The automatic welding system is an innovative and competitive technological solution that obtains better results in less time than manual welding. The main advantage is that it’s much faster because many of the movements undertaken during manual welding are automated and mechanized. "Automatic welding means that welders don’t have to physically move the electric arc, as this is moved by using a remote control which is less tiring and ensures better quality welding, because the equipment in fact does most of the work. However, the welder must be fully focused on the task, as the arc must be centered in the middle of the bevel and its sides must not touch each other. On the whole, there are fewer control parameters than there are in manual welding, where the worker has to keep their hands very steady while working,” clarifies Borisov.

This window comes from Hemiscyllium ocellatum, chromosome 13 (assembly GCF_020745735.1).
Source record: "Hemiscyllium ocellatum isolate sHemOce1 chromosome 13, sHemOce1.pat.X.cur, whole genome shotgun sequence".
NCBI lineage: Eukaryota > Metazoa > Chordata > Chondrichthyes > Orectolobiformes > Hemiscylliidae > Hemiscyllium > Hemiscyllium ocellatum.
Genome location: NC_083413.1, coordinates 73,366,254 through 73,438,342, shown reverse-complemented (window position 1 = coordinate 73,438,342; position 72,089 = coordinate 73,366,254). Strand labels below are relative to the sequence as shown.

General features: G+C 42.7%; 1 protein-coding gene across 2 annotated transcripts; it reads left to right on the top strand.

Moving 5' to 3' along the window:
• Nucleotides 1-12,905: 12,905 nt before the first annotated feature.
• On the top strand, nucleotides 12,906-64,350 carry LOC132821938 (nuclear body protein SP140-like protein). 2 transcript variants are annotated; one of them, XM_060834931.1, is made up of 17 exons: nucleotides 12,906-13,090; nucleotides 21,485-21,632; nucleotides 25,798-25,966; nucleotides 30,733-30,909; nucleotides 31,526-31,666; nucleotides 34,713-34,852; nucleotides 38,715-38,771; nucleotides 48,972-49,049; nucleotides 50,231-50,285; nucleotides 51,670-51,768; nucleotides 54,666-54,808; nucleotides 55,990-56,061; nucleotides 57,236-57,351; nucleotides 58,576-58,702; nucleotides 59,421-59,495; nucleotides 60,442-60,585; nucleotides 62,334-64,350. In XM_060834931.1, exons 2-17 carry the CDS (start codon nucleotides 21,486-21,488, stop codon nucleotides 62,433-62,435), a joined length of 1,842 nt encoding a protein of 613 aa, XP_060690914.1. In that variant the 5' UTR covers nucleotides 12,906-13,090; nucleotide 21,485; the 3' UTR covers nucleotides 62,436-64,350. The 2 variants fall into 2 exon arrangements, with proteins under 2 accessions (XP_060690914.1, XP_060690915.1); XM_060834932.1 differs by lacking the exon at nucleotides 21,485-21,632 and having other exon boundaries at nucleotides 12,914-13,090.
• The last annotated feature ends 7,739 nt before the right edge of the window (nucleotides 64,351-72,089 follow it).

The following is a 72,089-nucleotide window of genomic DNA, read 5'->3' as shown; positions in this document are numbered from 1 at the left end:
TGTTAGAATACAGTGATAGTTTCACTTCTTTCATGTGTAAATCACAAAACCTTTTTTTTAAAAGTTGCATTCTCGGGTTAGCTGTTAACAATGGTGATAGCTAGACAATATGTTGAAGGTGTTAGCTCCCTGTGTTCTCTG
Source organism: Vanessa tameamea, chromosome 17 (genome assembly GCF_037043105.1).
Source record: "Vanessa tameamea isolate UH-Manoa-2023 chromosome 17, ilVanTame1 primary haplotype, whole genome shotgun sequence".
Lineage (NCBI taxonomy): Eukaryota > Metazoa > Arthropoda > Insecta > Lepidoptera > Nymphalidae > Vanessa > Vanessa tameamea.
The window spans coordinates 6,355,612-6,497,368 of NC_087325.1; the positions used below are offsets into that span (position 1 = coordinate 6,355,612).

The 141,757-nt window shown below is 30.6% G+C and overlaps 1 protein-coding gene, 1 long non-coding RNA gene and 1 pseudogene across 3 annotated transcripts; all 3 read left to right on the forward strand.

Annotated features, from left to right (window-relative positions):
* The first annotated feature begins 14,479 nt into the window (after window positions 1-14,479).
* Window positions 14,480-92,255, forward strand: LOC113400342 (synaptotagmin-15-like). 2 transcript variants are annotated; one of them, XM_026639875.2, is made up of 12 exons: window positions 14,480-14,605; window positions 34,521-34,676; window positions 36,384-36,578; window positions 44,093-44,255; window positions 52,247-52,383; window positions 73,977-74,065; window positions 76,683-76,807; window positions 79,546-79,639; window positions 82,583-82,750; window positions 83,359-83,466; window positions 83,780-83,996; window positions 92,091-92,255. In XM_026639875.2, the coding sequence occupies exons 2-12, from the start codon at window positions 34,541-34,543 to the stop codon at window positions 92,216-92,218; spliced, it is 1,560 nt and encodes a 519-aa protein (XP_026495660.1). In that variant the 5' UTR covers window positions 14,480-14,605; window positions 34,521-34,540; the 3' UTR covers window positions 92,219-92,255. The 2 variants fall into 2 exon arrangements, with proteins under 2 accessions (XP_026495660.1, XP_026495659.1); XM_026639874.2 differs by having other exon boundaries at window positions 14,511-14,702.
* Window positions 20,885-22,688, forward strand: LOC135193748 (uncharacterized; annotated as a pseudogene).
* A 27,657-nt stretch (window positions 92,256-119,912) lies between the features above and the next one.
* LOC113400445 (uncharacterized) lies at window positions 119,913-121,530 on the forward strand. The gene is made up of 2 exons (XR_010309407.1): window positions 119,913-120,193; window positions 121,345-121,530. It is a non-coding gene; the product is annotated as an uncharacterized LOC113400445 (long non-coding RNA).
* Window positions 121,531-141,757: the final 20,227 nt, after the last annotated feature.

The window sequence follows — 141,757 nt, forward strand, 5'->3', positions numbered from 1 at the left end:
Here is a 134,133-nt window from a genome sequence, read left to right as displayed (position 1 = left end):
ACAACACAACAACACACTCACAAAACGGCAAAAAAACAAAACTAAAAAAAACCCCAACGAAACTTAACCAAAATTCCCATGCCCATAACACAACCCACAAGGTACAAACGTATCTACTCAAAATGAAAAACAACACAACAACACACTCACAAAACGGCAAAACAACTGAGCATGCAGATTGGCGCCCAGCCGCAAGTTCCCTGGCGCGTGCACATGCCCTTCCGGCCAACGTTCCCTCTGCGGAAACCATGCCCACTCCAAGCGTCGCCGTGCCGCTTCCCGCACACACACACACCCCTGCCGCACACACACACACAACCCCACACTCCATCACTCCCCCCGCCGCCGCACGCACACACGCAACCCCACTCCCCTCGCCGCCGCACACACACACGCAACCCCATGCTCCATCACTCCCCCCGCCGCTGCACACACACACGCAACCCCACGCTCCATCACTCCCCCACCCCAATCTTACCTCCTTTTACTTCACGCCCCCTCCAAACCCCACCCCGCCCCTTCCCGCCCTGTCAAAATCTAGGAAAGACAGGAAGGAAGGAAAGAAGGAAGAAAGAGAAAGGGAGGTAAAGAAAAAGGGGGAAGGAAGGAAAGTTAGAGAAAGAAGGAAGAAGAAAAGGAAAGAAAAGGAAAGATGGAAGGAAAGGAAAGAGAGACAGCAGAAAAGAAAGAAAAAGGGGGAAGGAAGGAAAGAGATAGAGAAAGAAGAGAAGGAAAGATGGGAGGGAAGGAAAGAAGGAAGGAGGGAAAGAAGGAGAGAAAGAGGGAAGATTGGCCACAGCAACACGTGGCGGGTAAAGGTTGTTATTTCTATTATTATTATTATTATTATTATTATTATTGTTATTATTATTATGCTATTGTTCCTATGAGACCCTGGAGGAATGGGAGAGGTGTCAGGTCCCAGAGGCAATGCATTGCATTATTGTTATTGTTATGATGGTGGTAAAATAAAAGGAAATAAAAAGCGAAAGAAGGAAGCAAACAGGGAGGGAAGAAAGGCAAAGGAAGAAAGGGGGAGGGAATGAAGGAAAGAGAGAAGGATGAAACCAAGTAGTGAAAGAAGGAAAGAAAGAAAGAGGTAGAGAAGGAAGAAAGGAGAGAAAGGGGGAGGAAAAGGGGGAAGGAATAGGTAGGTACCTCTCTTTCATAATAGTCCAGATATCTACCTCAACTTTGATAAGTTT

Cem Altin · CRC Automatic Welding Supervisor.

The automatic welding system being used at the project employs technology provided by the CRC company. When it has to perform the first welding pass, the machine uses an internal coupler with four welding heads. “It’s a really fast system. The first bead made from the weld is internal, inside the pipe itself. This has the advantage of speeding up work, because once the parameters have been set, everything is done to the same quality standards. From then on, after the second step all the way through to completion, access can be obtained from the outside, from the welding booths that provide a protection area,” explains Santiago Villacis, Welding Superintendent, who is from Ecuador and is enjoying his first work experience outside his country.


Interpreters and PPE: all tools that contribute to success